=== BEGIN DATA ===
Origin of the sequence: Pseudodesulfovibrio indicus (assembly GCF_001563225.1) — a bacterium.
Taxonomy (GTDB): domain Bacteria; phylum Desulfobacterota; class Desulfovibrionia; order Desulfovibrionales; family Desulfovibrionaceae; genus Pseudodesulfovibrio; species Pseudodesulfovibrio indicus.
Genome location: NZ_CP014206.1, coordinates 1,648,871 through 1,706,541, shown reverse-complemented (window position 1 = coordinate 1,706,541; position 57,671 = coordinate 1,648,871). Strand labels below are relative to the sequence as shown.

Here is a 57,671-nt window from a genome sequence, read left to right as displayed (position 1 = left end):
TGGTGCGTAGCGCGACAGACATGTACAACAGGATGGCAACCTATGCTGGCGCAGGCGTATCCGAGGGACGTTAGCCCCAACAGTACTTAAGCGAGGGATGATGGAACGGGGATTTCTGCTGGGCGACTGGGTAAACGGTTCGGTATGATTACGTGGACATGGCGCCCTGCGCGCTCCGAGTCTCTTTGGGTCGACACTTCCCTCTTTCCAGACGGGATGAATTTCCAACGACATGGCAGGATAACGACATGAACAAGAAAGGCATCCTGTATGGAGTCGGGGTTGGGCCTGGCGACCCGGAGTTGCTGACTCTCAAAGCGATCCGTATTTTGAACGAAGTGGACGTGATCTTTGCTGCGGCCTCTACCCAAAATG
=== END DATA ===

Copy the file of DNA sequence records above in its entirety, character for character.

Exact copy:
Origin of the sequence: Pseudodesulfovibrio indicus (assembly GCF_001563225.1) — a bacterium.
Taxonomy (GTDB): domain Bacteria; phylum Desulfobacterota; class Desulfovibrionia; order Desulfovibrionales; family Desulfovibrionaceae; genus Pseudodesulfovibrio; species Pseudodesulfovibrio indicus.
Genome location: NZ_CP014206.1, coordinates 1,648,871 through 1,706,541, shown reverse-complemented (window position 1 = coordinate 1,706,541; position 57,671 = coordinate 1,648,871). Strand labels below are relative to the sequence as shown.

Here is a 57,671-nt window from a genome sequence, read left to right as displayed (position 1 = left end):
TGGTGCGTAGCGCGACAGACATGTACAACAGGATGGCAACCTATGCTGGCGCAGGCGTATCCGAGGGACGTTAGCCCCAACAGTACTTAAGCGAGGGATGATGGAACGGGGATTTCTGCTGGGCGACTGGGTAAACGGTTCGGTATGATTACGTGGACATGGCGCCCTGCGCGCTCCGAGTCTCTTTGGGTCGACACTTCCCTCTTTCCAGACGGGATGAATTTCCAACGACATGGCAGGATAACGACATGAACAAGAAAGGCATCCTGTATGGAGTCGGGGTTGGGCCTGGCGACCCGGAGTTGCTGACTCTCAAAGCGATCCGTATTTTGAACGAAGTGGACGTGATCTTTGCTGCGGCCTCTACCCAAAATG